Modern computer gaming has served up no shortage of entries in the increasingly well-populated ‘run and gun’ genre, and among the more inventive experiments to arrive in the field in recent years has been Visceral Games’ atmospheric Dead Space trilogy (2008-13), a popular series of survival horror adventures situated in futuristic science fiction locales.
The trilogy’s protagonist Isaac Clarke may well have been named in recognition of two pioneering giants from the annals of literary sci-fi, but the cerebral work of Isaac Asimov or Arthur C. Clarke never reached the uncompromisingly dark or gruesome depths of Dead Space. Yet although the cycle’s claustrophobic environment and copious macabre gore (a highly effective melange of the Lovecraftian uncanny and Cronenbergian body horror) have won it many admirers amongst the critical community, perhaps the most remarkable innovation of the Dead Space games has been its ground-breaking depiction of dementia.
Dementia in Dead Space is not the result of particular psychiatric conditions; rather, the disorder occurs due to the influence of alien artefacts called Markers. When excavated in the 25th century, these Markers have various unpredictable effects on the different characters of the game, including the player-controlled protagonist. Symptoms may include delusions and vivid hallucinations, abrupt changes in personality (including acute paranoia), hysteria, and unanticipated impediments to reasoning - all of which can have potentially lethal consequences in an inhospitable environment filled with deadly mutated alien beings.
The games’ engagement with dementia is far from superficial; rather, the condition drives the plot in interesting and unexpected ways. Characters who do not exist, or who have been dead for some time, appear to communicate with members of the trilogy’s cast even though they are not actually present - a direct result of the Markers’ potent qualities of delusion. Because the player’s character and the supporting dramatis personae are all affected in different ways by dementia, distrust regarding their various motivations (that is, the extent to which their perceptions may be considered reliable) runs rampant throughout the games in the cycle. The unfamiliarity of the series’ far-flung locales, which include abandoned mining vessels, expansive space stations and desolate ice worlds, only increases the sense of apprehension and general unease, not least when traversing dimly-lit areas in zero gravity or racing to conserve rapidly-diminishing oxygen supplies in the cold vacuum of space.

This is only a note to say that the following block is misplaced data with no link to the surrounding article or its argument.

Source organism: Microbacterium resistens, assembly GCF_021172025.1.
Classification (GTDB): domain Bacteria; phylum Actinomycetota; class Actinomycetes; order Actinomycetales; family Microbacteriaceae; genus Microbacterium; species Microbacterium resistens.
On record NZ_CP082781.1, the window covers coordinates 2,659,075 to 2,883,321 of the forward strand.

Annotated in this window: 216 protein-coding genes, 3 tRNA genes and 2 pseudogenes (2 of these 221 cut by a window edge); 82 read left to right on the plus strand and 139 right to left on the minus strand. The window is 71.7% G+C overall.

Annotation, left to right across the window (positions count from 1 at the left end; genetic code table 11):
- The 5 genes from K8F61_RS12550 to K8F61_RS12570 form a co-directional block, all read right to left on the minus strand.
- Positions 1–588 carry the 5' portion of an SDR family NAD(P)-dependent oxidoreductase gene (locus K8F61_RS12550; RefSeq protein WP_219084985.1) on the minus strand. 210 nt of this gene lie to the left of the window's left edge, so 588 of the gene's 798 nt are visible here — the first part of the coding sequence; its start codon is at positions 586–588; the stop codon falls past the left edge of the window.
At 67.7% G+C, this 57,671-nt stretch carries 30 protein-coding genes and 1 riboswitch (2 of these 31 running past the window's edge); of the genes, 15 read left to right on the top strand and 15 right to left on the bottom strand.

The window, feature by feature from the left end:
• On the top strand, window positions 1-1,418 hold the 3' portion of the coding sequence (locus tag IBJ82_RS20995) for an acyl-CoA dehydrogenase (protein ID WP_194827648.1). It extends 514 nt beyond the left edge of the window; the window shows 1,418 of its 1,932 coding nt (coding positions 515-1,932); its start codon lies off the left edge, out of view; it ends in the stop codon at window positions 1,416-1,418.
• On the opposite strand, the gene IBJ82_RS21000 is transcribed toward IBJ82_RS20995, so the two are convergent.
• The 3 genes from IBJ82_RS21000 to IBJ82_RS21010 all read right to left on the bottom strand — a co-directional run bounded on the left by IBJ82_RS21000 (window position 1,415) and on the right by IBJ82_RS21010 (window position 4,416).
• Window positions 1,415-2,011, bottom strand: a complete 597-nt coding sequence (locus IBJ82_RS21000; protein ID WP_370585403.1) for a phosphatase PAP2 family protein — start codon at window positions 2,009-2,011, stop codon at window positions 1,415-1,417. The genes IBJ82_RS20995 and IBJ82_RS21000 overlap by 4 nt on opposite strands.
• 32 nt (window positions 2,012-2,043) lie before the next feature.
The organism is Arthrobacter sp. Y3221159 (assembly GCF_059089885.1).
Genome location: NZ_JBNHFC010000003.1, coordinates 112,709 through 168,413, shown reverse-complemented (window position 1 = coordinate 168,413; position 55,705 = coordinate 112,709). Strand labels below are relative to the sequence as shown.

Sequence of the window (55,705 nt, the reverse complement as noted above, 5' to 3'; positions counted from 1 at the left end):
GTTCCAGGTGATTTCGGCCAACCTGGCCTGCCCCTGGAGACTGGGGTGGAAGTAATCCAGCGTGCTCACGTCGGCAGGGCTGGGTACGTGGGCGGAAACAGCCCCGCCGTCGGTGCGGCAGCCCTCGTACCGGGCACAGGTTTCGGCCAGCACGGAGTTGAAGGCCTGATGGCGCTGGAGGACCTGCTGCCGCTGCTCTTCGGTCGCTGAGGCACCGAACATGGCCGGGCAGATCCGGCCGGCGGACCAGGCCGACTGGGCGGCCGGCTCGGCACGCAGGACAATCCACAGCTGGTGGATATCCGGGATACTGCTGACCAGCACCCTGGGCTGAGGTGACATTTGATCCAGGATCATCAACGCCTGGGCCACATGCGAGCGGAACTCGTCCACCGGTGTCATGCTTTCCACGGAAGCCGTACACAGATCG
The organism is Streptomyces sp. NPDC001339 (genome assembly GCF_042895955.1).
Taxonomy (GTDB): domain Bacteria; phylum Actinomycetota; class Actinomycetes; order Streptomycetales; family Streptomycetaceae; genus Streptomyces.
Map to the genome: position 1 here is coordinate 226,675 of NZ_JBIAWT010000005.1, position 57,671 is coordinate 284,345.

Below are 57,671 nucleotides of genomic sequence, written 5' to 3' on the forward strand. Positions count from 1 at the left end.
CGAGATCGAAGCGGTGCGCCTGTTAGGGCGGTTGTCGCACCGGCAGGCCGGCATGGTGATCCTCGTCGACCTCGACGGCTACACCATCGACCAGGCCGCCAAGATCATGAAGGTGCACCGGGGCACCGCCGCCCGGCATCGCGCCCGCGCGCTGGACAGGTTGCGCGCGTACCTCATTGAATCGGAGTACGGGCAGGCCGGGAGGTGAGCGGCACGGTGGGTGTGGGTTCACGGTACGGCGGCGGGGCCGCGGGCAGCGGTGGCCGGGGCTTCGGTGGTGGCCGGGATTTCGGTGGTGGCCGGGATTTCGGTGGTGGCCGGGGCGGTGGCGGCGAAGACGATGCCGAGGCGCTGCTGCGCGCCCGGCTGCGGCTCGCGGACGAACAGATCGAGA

Dead Space is a series which has succeeded admirably in the evocation of peril, ratcheting up one hazardous situation after another as it skilfully shreds the nerves of the player. In these games, dementia may be a condition which makes the protagonist - and the person controlling him - doubt their responses and distrust their own impulses, but it is also an adversary which is every bit as dangerous as the deadly Necromorphs which are implacably hunting their prey throughout the cycle. But somehow, Visceral Games manage to avoid sensationalising either the disorder or its place in the game. It acknowledges the many practical difficulties that the disorder can present, then views them through the lens of an extreme environment which would be risk-laden even at the best of times. And while many clinical psychiatrists would no doubt be quick to observe that many of the symptoms in the game are presented in a particular manner that would likely prove rare in a majority of real-life dementias, if the Dead Space cycle succeeds (even inadvertently) in raising awareness of the complications and anxieties inherent in the disorder then it has achieved much more than providing a hyper-realistic and intricately-plotted slice of sci-fi horror for home gaming consoles.